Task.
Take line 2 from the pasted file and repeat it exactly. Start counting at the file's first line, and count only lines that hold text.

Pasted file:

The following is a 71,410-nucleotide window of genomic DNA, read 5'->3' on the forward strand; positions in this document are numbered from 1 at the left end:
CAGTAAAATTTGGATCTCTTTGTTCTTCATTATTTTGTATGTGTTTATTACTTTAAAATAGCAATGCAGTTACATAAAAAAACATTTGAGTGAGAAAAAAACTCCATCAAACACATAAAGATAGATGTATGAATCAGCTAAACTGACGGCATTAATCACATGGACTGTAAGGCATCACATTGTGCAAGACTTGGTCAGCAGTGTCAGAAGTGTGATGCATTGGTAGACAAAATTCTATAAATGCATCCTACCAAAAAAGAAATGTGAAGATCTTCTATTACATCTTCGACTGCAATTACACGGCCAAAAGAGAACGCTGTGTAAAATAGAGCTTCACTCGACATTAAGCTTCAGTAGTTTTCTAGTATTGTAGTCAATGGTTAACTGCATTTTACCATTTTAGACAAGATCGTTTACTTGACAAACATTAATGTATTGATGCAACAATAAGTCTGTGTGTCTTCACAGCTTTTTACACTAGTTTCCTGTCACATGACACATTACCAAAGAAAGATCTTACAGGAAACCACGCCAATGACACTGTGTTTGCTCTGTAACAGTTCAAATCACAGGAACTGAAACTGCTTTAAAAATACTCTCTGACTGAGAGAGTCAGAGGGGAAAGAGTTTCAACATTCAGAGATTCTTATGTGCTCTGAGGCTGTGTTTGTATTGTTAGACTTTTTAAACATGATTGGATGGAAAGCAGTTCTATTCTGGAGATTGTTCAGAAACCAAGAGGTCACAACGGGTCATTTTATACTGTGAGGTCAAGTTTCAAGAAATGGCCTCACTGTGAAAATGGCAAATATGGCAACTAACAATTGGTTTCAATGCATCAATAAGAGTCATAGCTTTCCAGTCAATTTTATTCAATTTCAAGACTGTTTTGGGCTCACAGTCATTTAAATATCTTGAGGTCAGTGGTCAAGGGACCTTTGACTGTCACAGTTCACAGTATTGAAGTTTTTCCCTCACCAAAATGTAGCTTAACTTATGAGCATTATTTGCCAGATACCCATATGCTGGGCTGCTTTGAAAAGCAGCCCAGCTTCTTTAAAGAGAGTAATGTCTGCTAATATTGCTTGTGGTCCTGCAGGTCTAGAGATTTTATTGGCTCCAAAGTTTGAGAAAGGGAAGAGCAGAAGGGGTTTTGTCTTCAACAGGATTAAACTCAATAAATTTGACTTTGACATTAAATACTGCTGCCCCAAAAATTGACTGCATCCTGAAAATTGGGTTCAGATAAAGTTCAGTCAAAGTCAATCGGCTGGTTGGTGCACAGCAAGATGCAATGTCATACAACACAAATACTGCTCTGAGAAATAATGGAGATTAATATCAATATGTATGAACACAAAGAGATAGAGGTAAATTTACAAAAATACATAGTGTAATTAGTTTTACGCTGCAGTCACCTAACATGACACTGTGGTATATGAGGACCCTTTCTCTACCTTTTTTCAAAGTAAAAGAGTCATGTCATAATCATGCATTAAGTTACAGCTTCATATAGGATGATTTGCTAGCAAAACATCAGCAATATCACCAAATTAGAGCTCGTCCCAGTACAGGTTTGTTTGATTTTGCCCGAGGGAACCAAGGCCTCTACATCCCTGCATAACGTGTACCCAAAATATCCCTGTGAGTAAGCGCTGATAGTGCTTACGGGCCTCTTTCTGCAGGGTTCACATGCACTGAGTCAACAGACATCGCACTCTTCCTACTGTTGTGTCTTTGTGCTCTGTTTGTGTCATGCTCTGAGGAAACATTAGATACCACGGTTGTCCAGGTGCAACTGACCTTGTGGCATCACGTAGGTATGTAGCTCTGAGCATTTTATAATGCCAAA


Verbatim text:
CAGTAAAATTTGGATCTCTTTGTTCTTCATTATTTTGTATGTGTTTATTACTTTAAAATAGCAATGCAGTTACATAAAAAAACATTTGAGTGAGAAAAAAACTCCATCAAACACATAAAGATAGATGTATGAATCAGCTAAACTGACGGCATTAATCACATGGACTGTAAGGCATCACATTGTGCAAGACTTGGTCAGCAGTGTCAGAAGTGTGATGCATTGGTAGACAAAATTCTATAAATGCATCCTACCAAAAAAGAAATGTGAAGATCTTCTATTACATCTTCGACTGCAATTACACGGCCAAAAGAGAACGCTGTGTAAAATAGAGCTTCACTCGACATTAAGCTTCAGTAGTTTTCTAGTATTGTAGTCAATGGTTAACTGCATTTTACCATTTTAGACAAGATCGTTTACTTGACAAACATTAATGTATTGATGCAACAATAAGTCTGTGTGTCTTCACAGCTTTTTACACTAGTTTCCTGTCACATGACACATTACCAAAGAAAGATCTTACAGGAAACCACGCCAATGACACTGTGTTTGCTCTGTAACAGTTCAAATCACAGGAACTGAAACTGCTTTAAAAATACTCTCTGACTGAGAGAGTCAGAGGGGAAAGAGTTTCAACATTCAGAGATTCTTATGTGCTCTGAGGCTGTGTTTGTATTGTTAGACTTTTTAAACATGATTGGATGGAAAGCAGTTCTATTCTGGAGATTGTTCAGAAACCAAGAGGTCACAACGGGTCATTTTATACTGTGAGGTCAAGTTTCAAGAAATGGCCTCACTGTGAAAATGGCAAATATGGCAACTAACAATTGGTTTCAATGCATCAATAAGAGTCATAGCTTTCCAGTCAATTTTATTCAATTTCAAGACTGTTTTGGGCTCACAGTCATTTAAATATCTTGAGGTCAGTGGTCAAGGGACCTTTGACTGTCACAGTTCACAGTATTGAAGTTTTTCCCTCACCAAAATGTAGCTTAACTTATGAGCATTATTTGCCAGATACCCATATGCTGGGCTGCTTTGAAAAGCAGCCCAGCTTCTTTAAAGAGAGTAATGTCTGCTAATATTGCTTGTGGTCCTGCAGGTCTAGAGATTTTATTGGCTCCAAAGTTTGAGAAAGGGAAGAGCAGAAGGGGTTTTGTCTTCAACAGGATTAAACTCAATAAATTTGACTTTGACATTAAATACTGCTGCCCCAAAAATTGACTGCATCCTGAAAATTGGGTTCAGATAAAGTTCAGTCAAAGTCAATCGGCTGGTTGGTGCACAGCAAGATGCAATGTCATACAACACAAATACTGCTCTGAGAAATAATGGAGATTAATATCAATATGTATGAACACAAAGAGATAGAGGTAAATTTACAAAAATACATAGTGTAATTAGTTTTACGCTGCAGTCACCTAACATGACACTGTGGTATATGAGGACCCTTTCTCTACCTTTTTTCAAAGTAAAAGAGTCATGTCATAATCATGCATTAAGTTACAGCTTCATATAGGATGATTTGCTAGCAAAACATCAGCAATATCACCAAATTAGAGCTCGTCCCAGTACAGGTTTGTTTGATTTTGCCCGAGGGAACCAAGGCCTCTACATCCCTGCATAACGTGTACCCAAAATATCCCTGTGAGTAAGCGCTGATAGTGCTTACGGGCCTCTTTCTGCAGGGTTCACATGCACTGAGTCAACAGACATCGCACTCTTCCTACTGTTGTGTCTTTGTGCTCTGTTTGTGTCATGCTCTGAGGAAACATTAGATACCACGGTTGTCCAGGTGCAACTGACCTTGTGGCATCACGTAGGTATGTAGCTCTGAGCATTTTATAATGCCAAA